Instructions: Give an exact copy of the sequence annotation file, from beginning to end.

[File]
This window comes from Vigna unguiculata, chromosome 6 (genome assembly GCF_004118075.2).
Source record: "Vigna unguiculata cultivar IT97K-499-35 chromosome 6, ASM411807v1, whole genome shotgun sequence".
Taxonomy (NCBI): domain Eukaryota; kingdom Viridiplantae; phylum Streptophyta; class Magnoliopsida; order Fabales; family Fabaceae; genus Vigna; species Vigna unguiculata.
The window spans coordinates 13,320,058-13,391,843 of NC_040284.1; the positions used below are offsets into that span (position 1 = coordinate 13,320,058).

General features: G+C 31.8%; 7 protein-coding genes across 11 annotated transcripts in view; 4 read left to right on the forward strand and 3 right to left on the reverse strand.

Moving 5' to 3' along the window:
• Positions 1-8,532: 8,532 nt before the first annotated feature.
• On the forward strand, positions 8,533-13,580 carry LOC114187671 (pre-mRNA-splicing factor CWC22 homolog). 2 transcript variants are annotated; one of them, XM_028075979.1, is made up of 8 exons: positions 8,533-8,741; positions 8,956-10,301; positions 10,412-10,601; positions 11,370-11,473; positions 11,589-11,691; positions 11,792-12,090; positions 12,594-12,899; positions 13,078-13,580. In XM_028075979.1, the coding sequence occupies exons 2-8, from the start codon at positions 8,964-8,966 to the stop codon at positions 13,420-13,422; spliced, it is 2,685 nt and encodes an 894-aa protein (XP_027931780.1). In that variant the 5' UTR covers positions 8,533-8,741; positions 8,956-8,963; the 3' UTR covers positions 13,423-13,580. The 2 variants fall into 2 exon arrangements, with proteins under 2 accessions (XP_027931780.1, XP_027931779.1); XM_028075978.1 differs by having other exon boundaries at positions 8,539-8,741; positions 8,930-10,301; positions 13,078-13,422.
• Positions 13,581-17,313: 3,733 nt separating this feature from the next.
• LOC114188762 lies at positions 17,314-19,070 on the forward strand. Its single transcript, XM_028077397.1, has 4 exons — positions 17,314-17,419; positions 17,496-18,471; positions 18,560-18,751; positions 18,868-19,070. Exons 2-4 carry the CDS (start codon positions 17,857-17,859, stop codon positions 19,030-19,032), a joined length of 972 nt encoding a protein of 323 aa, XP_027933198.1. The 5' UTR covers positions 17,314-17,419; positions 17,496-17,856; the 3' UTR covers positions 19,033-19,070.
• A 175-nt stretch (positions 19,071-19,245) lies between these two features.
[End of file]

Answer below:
This window comes from Vigna unguiculata, chromosome 6 (genome assembly GCF_004118075.2).
Source record: "Vigna unguiculata cultivar IT97K-499-35 chromosome 6, ASM411807v1, whole genome shotgun sequence".
Taxonomy (NCBI): domain Eukaryota; kingdom Viridiplantae; phylum Streptophyta; class Magnoliopsida; order Fabales; family Fabaceae; genus Vigna; species Vigna unguiculata.
The window spans coordinates 13,320,058-13,391,843 of NC_040284.1; the positions used below are offsets into that span (position 1 = coordinate 13,320,058).

General features: G+C 31.8%; 7 protein-coding genes across 11 annotated transcripts in view; 4 read left to right on the forward strand and 3 right to left on the reverse strand.

Moving 5' to 3' along the window:
• Positions 1-8,532: 8,532 nt before the first annotated feature.
• On the forward strand, positions 8,533-13,580 carry LOC114187671 (pre-mRNA-splicing factor CWC22 homolog). 2 transcript variants are annotated; one of them, XM_028075979.1, is made up of 8 exons: positions 8,533-8,741; positions 8,956-10,301; positions 10,412-10,601; positions 11,370-11,473; positions 11,589-11,691; positions 11,792-12,090; positions 12,594-12,899; positions 13,078-13,580. In XM_028075979.1, the coding sequence occupies exons 2-8, from the start codon at positions 8,964-8,966 to the stop codon at positions 13,420-13,422; spliced, it is 2,685 nt and encodes an 894-aa protein (XP_027931780.1). In that variant the 5' UTR covers positions 8,533-8,741; positions 8,956-8,963; the 3' UTR covers positions 13,423-13,580. The 2 variants fall into 2 exon arrangements, with proteins under 2 accessions (XP_027931780.1, XP_027931779.1); XM_028075978.1 differs by having other exon boundaries at positions 8,539-8,741; positions 8,930-10,301; positions 13,078-13,422.
• Positions 13,581-17,313: 3,733 nt separating this feature from the next.
• LOC114188762 lies at positions 17,314-19,070 on the forward strand. Its single transcript, XM_028077397.1, has 4 exons — positions 17,314-17,419; positions 17,496-18,471; positions 18,560-18,751; positions 18,868-19,070. Exons 2-4 carry the CDS (start codon positions 17,857-17,859, stop codon positions 19,030-19,032), a joined length of 972 nt encoding a protein of 323 aa, XP_027933198.1. The 5' UTR covers positions 17,314-17,419; positions 17,496-17,856; the 3' UTR covers positions 19,033-19,070.
• A 175-nt stretch (positions 19,071-19,245) lies between these two features.